Saudi Arabia: the new El Dorado of World Footbal
Saudi Arabia has been sparking widespread conversation in the world of sports, leaving a strong mark on the international football scene. Seeing sports as a means to change its image in the West, the Saudi government has invested heavily in football.
The Middle Eastern country has always been a regional football force, with titles in the Asian continent and World Cup appearances. However, it now has plans to become a global force as soon as possible by transforming its ambition into a top football league.
Saudi Arabia's football objectives are clear, from hosting a World Cup, to boosting the country's league and competing with the major international leagues. The "Vision 2030," a major economic plan announced by Prince Mohammed bin Salman, aims to reduce the country's dependence on oil by diversifying the economy and developing public sectors. This plan may explain the notable strengthening of the Saudi league.
With a significantly high financial capacity, Saudi Arabia has decided to invest in football. After the acquisition of Newcastle in 2021, the Public Investment Fund bought the country's four top clubs – Al Nassr, Al Ittihad, Al Hilal, and Al Ahly – and spared no expense.
The increasing attention of many athletes towards Saudi Arabia can be justified in one word: investment. With promises of million-dollar contracts and salaries, the top football centres in Europe have struggled to compete in this regard, which impacts the major European football leagues. However, a closer look at the Saudi country reveals a great dedication from the population, who genuinely love football, filling stadiums during championship games and showing passion for the sport.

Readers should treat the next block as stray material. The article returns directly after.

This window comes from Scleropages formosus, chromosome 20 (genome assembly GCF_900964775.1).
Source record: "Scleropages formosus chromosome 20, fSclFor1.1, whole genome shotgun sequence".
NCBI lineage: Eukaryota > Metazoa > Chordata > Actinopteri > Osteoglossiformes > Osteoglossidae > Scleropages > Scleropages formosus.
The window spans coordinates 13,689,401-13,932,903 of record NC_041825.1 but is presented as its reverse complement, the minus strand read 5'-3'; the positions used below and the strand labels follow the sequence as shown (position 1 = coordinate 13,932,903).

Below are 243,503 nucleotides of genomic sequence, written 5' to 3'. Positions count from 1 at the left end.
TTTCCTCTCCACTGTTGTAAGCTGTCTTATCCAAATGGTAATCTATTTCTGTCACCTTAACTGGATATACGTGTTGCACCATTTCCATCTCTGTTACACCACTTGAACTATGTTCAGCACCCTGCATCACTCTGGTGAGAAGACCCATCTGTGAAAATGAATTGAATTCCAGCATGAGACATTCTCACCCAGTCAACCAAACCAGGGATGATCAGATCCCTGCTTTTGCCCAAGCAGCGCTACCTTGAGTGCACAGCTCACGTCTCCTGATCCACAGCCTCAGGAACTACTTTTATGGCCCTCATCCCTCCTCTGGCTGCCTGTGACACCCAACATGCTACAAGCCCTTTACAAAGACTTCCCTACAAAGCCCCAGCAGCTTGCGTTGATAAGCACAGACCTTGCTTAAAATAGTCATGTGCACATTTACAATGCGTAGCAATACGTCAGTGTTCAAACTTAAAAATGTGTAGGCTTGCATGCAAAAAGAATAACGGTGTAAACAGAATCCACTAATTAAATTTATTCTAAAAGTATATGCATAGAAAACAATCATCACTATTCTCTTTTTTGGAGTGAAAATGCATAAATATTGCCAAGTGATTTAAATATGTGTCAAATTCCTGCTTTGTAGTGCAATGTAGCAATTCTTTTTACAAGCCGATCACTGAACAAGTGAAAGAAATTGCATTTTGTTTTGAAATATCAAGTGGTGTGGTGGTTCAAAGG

The success in selling player shirts and even broadcasting rights are some of the off-pitch victories of the Saudi league. All of this also contributes to the increase in tourism in the country. Outside the pitch, Messi has become a tourism ambassador, being paid a hefty sum to promote the country through campaigns.
UEFA sees this investment as "having the potential to materially threaten the integrity of European club competitions," as the Saudi movement doesn't only have consequences on the budgets of Saudi clubs and the athletes they hire, but also impacts European football as a whole.
The arrival of top players in the Pro League is narrowing the gap with European football. However, we are witnessing the test of Saudi Arabia's seriousness, and if talent keeps following money, the gap will decrease sooner than expected.
Cristiano Ronaldo, in this case, has once again acted as a true influencer. If the idea of Ronaldo playing in Saudi Arabia had arisen a year ago, it would never have been taken seriously. However, in football, change can happen quickly. It's hard to imagine how a football star can integrate into a completely new team, but so far, the greatest achievement of the Saudi league was the signing of the Portuguese international for Al Nassr in late December. The arrival of the player, considered by many as the best in the world, brought great credibility to the Saudi Super League.
Since the Portuguese moved to the Middle East, it has marked a shift in the country's football paradigm and opened the doors for the arrival of highly reputed players, some in the late stages of their careers, but others not so much, like Karim Benzema, N'Golo Kante, Ever Banega, Rúben Neves, and Ryad Boudebouz. In a matter of months, many renowned players have been linked to a move to Saudi Arabia at a time when the government aims to continue building a strong and competitive championship.
If Saudi Arabia can continue to attract some of the biggest football stars, this league could become the undisputed centre of the football world, with a significant impact on the football powerhouses as we know them.
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